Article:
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Bench Warrants

Bench warrants are common for defendants who fail to appear in court or those who violate probation terms. It can be hurtful to learn that a judge has granted a bench warrant on you. Unless you have neglected to appear before a judge for a significant criminal violation, a bench warrant will not allow the police to apprehend you at home. Nevertheless, it might lead to varying consequences.

We at the Phoenix Criminal Attorney will work with you to ensure you get a resolution to the warrant. Get in touch with us today if you have a bench warrant issued against you or are facing any criminal charges in Phoenix, Arizona.

What is a Bench Warrant in Arizona?

When an individual fails to appear for an appointed court hearing, a bench warrant is issued. The judge permits police officers to arrest the person named on order due to the "Failure to Appear." An individual might also receive a bench warrant for violated probation.

The primary purpose of the bench warrant is to compel the offender to appear in court. One option would be to oblige by going to court. The police can also receive the permit to arrest the individual and keep them in detention until they go to court.

Difference Between Bench and Arrest Warrants

The person who issues the warrant is the critical distinction between bench and arrest warrants. A judge issues a bench warrant, while a police officer issues an arrest warrant. An officer will release a statement to a judge in an arrest warrant describing why he or she feels the person mentioned in the warrant has committed a criminal act.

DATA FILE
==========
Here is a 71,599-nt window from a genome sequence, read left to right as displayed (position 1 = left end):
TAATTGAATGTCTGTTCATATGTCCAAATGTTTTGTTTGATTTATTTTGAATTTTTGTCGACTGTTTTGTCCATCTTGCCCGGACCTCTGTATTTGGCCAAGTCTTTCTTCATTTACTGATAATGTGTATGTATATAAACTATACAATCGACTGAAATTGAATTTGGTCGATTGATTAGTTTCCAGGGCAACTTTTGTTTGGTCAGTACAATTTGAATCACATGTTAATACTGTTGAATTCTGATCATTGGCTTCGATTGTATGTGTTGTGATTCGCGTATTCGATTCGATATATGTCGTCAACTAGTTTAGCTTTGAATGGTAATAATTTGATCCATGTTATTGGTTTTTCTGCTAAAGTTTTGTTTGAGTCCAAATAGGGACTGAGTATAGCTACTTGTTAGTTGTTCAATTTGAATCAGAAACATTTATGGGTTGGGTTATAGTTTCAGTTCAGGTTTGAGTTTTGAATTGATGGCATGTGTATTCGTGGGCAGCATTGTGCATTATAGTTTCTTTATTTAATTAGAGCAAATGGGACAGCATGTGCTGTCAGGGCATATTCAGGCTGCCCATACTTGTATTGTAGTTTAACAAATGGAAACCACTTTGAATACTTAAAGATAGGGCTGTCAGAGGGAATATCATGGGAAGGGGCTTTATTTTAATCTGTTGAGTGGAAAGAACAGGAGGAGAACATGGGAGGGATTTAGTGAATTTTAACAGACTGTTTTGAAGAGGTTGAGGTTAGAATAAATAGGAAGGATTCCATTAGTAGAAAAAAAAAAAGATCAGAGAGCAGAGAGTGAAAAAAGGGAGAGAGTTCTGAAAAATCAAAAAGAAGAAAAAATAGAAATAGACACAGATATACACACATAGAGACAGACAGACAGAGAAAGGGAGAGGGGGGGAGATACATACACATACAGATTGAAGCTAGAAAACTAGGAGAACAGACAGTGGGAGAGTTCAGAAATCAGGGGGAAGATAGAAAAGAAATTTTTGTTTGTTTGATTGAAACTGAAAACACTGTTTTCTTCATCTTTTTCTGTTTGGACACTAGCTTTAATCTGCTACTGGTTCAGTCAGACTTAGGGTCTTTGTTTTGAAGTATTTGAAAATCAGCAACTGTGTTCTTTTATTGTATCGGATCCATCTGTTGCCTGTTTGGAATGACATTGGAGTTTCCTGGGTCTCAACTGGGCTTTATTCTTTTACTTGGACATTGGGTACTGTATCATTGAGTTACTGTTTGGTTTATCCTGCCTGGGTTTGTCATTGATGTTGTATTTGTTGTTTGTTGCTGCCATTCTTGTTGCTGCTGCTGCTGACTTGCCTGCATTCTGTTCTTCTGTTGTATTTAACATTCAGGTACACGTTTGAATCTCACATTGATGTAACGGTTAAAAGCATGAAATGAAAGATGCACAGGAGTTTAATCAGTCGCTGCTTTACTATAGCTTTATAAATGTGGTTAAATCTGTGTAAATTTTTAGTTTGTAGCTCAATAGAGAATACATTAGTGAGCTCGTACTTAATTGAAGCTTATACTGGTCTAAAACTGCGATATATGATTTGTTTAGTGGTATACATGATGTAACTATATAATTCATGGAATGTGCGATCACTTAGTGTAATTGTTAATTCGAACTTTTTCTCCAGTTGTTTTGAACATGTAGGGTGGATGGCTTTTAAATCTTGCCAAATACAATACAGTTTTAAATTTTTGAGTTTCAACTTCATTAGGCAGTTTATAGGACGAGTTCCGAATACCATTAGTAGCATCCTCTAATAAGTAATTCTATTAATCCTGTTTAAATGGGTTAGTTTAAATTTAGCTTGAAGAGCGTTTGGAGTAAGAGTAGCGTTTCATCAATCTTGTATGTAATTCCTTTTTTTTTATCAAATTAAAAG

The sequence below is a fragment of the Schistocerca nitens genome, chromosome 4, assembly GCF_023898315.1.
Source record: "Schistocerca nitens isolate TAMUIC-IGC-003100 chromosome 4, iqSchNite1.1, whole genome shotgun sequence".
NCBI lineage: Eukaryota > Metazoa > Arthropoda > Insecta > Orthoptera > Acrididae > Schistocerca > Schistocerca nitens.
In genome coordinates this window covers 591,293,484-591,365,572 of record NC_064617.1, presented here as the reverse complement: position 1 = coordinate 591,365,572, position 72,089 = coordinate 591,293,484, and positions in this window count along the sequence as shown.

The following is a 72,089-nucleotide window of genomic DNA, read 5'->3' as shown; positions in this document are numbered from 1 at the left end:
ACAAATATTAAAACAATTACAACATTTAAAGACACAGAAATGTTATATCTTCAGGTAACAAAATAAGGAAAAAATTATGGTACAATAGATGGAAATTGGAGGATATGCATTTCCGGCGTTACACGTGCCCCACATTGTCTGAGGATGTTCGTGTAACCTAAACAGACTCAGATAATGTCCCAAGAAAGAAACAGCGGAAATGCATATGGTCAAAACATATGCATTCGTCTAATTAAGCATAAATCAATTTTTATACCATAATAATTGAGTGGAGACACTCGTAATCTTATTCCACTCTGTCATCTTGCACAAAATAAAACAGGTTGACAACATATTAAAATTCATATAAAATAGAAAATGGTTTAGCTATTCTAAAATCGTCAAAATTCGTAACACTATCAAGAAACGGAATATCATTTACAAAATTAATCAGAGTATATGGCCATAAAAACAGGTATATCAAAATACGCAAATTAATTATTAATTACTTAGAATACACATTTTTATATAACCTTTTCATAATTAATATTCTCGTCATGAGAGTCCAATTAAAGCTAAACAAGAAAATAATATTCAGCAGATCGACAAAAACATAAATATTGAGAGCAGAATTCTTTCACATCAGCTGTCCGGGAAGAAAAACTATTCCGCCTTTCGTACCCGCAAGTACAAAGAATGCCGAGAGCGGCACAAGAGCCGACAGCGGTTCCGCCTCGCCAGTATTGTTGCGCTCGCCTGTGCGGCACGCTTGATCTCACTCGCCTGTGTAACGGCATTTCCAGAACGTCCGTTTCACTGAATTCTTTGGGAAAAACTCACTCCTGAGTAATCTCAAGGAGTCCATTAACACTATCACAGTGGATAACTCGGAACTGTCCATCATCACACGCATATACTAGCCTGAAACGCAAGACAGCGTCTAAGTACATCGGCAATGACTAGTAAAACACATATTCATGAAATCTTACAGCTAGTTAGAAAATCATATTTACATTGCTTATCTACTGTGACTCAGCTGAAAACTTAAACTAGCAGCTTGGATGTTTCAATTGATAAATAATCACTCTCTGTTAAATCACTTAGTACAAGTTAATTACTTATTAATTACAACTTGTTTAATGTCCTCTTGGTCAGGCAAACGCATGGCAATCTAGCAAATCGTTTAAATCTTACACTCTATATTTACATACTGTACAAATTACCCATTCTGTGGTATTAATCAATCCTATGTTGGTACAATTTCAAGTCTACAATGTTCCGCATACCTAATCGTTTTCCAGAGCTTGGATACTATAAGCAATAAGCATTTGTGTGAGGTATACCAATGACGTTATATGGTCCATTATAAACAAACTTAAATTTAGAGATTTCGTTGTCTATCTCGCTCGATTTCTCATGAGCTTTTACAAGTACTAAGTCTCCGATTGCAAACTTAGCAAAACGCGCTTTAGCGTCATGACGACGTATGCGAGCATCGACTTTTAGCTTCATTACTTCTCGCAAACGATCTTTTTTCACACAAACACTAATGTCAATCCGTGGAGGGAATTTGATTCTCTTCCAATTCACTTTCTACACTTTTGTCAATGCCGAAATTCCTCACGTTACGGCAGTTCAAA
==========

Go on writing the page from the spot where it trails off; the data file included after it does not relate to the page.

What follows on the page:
If the judge consents that there is substantial cause to arrest the person, the warrant will be issued, and the police will be able to make an arrest. The police will now have the authority to turn up at the person's doorstep and arrest them. Sometimes, this order might include searching the defendant's property.

Finding Out If You Have a Bench Warrant in Arizona

If any of the following scenarios apply to you, there are chances that you have a warrant against your name:

  • You failed to appear in court
  • You disobeyed a judge's directives
  • You defied court orders or broke your probation
  • You have been unable to submit child support
  • You didn't show up for jury service
  • You didn't take the stand as a witness in a trial

Several companies are out there to help individuals find out whether they have bench warrants against their names. There is no need to spend money on such avenues, yet you can obtain this information at no cost from various government agencies. Here are some options you can explore depending on your convenience:

An Online Search

You can conduct an online search on the Public Access to Court Information as it is among the most suitable ways to acquire a conclusive answer without a fee on whether you have any warrant against your name. Every Friday, the Arizona Judicial system updates information on the portal, ensuring that the information therein is always current.